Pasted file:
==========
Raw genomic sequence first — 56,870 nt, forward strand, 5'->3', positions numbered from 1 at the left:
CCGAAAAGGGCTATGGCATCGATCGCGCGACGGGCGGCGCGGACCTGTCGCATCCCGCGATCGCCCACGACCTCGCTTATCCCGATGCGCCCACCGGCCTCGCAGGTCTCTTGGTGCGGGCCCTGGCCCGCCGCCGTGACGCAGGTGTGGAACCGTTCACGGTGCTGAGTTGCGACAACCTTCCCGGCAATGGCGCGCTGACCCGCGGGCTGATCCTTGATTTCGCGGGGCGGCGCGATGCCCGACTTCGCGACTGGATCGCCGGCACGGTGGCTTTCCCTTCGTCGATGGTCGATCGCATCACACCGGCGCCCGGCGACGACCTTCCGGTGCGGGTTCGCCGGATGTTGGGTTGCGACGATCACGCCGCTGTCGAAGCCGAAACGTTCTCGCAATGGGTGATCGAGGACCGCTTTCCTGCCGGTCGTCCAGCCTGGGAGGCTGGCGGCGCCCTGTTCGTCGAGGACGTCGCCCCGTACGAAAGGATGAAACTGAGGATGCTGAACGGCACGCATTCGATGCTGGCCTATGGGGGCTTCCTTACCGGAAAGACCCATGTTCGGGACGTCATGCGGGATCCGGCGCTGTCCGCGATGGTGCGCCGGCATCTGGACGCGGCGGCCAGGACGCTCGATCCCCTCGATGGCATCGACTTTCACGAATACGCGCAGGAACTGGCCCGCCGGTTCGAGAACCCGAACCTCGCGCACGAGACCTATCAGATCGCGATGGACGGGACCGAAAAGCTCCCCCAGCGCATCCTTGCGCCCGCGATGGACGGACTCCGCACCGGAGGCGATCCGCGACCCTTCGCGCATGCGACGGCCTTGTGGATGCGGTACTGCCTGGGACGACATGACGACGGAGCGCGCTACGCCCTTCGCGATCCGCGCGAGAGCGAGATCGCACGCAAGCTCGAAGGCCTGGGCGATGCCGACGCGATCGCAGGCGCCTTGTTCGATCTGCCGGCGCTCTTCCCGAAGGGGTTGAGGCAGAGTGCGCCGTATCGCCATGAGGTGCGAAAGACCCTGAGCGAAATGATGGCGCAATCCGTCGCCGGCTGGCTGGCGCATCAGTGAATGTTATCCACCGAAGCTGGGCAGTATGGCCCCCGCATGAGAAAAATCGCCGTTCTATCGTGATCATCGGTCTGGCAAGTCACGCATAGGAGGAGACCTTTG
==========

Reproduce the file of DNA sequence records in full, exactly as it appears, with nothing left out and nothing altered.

Raw genomic sequence first — 56,870 nt, forward strand, 5'->3', positions numbered from 1 at the left:
CCGAAAAGGGCTATGGCATCGATCGCGCGACGGGCGGCGCGGACCTGTCGCATCCCGCGATCGCCCACGACCTCGCTTATCCCGATGCGCCCACCGGCCTCGCAGGTCTCTTGGTGCGGGCCCTGGCCCGCCGCCGTGACGCAGGTGTGGAACCGTTCACGGTGCTGAGTTGCGACAACCTTCCCGGCAATGGCGCGCTGACCCGCGGGCTGATCCTTGATTTCGCGGGGCGGCGCGATGCCCGACTTCGCGACTGGATCGCCGGCACGGTGGCTTTCCCTTCGTCGATGGTCGATCGCATCACACCGGCGCCCGGCGACGACCTTCCGGTGCGGGTTCGCCGGATGTTGGGTTGCGACGATCACGCCGCTGTCGAAGCCGAAACGTTCTCGCAATGGGTGATCGAGGACCGCTTTCCTGCCGGTCGTCCAGCCTGGGAGGCTGGCGGCGCCCTGTTCGTCGAGGACGTCGCCCCGTACGAAAGGATGAAACTGAGGATGCTGAACGGCACGCATTCGATGCTGGCCTATGGGGGCTTCCTTACCGGAAAGACCCATGTTCGGGACGTCATGCGGGATCCGGCGCTGTCCGCGATGGTGCGCCGGCATCTGGACGCGGCGGCCAGGACGCTCGATCCCCTCGATGGCATCGACTTTCACGAATACGCGCAGGAACTGGCCCGCCGGTTCGAGAACCCGAACCTCGCGCACGAGACCTATCAGATCGCGATGGACGGGACCGAAAAGCTCCCCCAGCGCATCCTTGCGCCCGCGATGGACGGACTCCGCACCGGAGGCGATCCGCGACCCTTCGCGCATGCGACGGCCTTGTGGATGCGGTACTGCCTGGGACGACATGACGACGGAGCGCGCTACGCCCTTCGCGATCCGCGCGAGAGCGAGATCGCACGCAAGCTCGAAGGCCTGGGCGATGCCGACGCGATCGCAGGCGCCTTGTTCGATCTGCCGGCGCTCTTCCCGAAGGGGTTGAGGCAGAGTGCGCCGTATCGCCATGAGGTGCGAAAGACCCTGAGCGAAATGATGGCGCAATCCGTCGCCGGCTGGCTGGCGCATCAGTGAATGTTATCCACCGAAGCTGGGCAGTATGGCCCCCGCATGAGAAAAATCGCCGTTCTATCGTGATCATCGGTCTGGCAAGTCACGCATAGGAGGAGACCTTTG